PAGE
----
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Critics Challenge Familial DNA Testing
By Amy E. Wong

Picture By Dewonger
What's your take on familial DNA testing?

Here's the skinny on the controversial subject. DNA results from crime scenes often do not lead to direct matches. Some investigators analyze the DNA of near-matches to narrow down their lists of suspects, often using the DNA of perpetrators' family members as evidence in criminal trials. This practice is called familial DNA testing, and it's been drawing the ire of many critics who fear that it will lead to "Big Brother" and increased racial discrimination.

Despite the backlash, prosecutors across the nation are now relying more heavily on this new technology, which is far more powerful than police sketches and anonymous tips. Mitch Morrissey, a D.A. in Denver, supports partial or familial DNA testing; during an NPR Day to Day panel discussion, he said, "It's more than just your normal lead. It's a scientifically based lead that could solve a lot of cases."

Although the practice isn't condoned by Massachusetts police as an official technique for investigating crimes, Morrissey noted, "We're running the risk of another victim, and if we had the opportunity to use this technology to try to capture that person and we didn't do it, then I'd say, 'Shame on you for not helping us here.'"

Although familial DNA testing has proven itself as a successful and powerful tool for prosecutors, there are many critics out there who are a little more hesitant about the social ramifications.

Hank Greely, professor of law and genetics at Stanford University, noted to NPR, "It's one thing to say that it's okay to have felons have their DNA in the database-even those are disproportionately African-Americans-because they brought it on themselves by committing the crime, but now you're making suspects out of all of their relatives, and I think you could argue that that's unfair."

Greely went on, "What's most troubling are the larger racial implications." The majority of perpetrators are black, and their entire families will also be subject to DNA testing.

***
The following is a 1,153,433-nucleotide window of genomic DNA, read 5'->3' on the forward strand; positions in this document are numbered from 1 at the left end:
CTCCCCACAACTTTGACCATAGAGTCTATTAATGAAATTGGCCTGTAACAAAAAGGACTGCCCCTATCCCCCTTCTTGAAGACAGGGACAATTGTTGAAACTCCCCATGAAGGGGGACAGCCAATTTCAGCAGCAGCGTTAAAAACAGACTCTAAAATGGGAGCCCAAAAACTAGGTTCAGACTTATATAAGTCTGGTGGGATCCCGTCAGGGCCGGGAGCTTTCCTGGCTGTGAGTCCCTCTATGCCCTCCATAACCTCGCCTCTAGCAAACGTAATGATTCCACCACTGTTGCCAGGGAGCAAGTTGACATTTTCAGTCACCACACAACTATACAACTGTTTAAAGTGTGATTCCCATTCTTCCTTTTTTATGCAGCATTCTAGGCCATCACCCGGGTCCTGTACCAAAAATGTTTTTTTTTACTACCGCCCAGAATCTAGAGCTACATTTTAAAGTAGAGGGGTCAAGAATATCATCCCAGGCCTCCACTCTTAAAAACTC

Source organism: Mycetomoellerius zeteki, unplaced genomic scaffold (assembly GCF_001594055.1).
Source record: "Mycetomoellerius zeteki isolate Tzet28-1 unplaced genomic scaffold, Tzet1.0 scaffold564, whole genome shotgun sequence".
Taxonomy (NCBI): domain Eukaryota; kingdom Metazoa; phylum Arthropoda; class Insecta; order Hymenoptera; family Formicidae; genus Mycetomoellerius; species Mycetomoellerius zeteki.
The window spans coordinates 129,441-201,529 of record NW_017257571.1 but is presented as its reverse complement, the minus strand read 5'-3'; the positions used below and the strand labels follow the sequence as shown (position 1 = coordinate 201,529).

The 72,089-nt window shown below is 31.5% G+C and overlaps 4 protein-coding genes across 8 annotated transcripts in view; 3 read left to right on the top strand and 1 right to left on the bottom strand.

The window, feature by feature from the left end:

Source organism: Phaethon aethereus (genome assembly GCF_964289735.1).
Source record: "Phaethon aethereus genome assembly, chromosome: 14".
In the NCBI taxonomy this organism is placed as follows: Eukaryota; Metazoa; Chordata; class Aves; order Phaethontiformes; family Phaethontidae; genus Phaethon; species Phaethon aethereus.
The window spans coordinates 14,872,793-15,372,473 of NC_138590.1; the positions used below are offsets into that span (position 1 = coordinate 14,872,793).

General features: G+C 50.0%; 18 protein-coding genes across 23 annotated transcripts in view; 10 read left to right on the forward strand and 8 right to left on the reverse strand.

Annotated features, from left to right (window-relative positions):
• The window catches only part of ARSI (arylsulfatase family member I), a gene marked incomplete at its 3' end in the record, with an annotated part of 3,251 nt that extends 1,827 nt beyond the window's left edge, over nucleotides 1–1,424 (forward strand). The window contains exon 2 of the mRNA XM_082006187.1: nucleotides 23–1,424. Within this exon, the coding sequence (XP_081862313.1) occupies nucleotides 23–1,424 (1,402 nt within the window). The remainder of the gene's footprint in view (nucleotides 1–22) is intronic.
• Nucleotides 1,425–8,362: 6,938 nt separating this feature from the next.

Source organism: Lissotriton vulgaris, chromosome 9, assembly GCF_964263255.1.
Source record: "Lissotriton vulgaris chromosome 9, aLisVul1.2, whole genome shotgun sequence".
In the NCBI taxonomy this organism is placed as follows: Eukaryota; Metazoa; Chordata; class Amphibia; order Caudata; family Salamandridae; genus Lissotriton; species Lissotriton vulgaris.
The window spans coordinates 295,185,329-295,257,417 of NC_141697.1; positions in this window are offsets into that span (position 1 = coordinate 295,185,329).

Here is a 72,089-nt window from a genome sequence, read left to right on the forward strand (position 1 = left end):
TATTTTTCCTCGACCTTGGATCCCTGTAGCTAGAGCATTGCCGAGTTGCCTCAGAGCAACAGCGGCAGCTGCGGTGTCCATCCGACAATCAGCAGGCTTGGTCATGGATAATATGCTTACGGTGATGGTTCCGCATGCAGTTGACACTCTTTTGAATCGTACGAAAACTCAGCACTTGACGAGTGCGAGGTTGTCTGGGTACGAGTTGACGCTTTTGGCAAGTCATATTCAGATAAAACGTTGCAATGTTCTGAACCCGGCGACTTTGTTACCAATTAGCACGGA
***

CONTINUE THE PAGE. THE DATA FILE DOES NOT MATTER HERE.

Currently, DNA databases are limited to convicted criminals and those who have been arrested. However, if familial or partial DNA use becomes widespread, the DNA database will also contain the DNA of millions of innocent people whose only link to crime will be their family blood.

Although defenders of familial DNA testing claim that the investigations are quiet and private, that doesn't stop people from calling out "Big Brother" or, for all you movie junkies, Gattaca. If there is a partial DNA match at a crime scene, innocent people will be scrutinized until they are cleared by DNA tests. It's a systematic process of elimination.

Still, proponents of familial DNA testing maintain that this is nothing new. It's common for police to question or suspect people who are innocent. Police are supposed to find leads and chase them.

Familial testing has proven helpful in several cases already. However, I don't think we should meddle or rely too heavily on this technology in criminal cases. We must continue to build on other investigative methods such as depositions, testimonies, logic, and other evidence.

I cannot imagine what it would be like if I were a permanent fixture in the government's DNA database because my sister, let's say, was a convicted felon. Furthermore, I think it would be far too easy for someone to plant my DNA (a hair, some blood, a nail, etc.) at the crime scene. How could I possibly escape from such incriminating evidence?

And what if, one day, it's not just the families of criminals who are in databases but all people? What would it be like to go through life coded, detected, and discriminated against?

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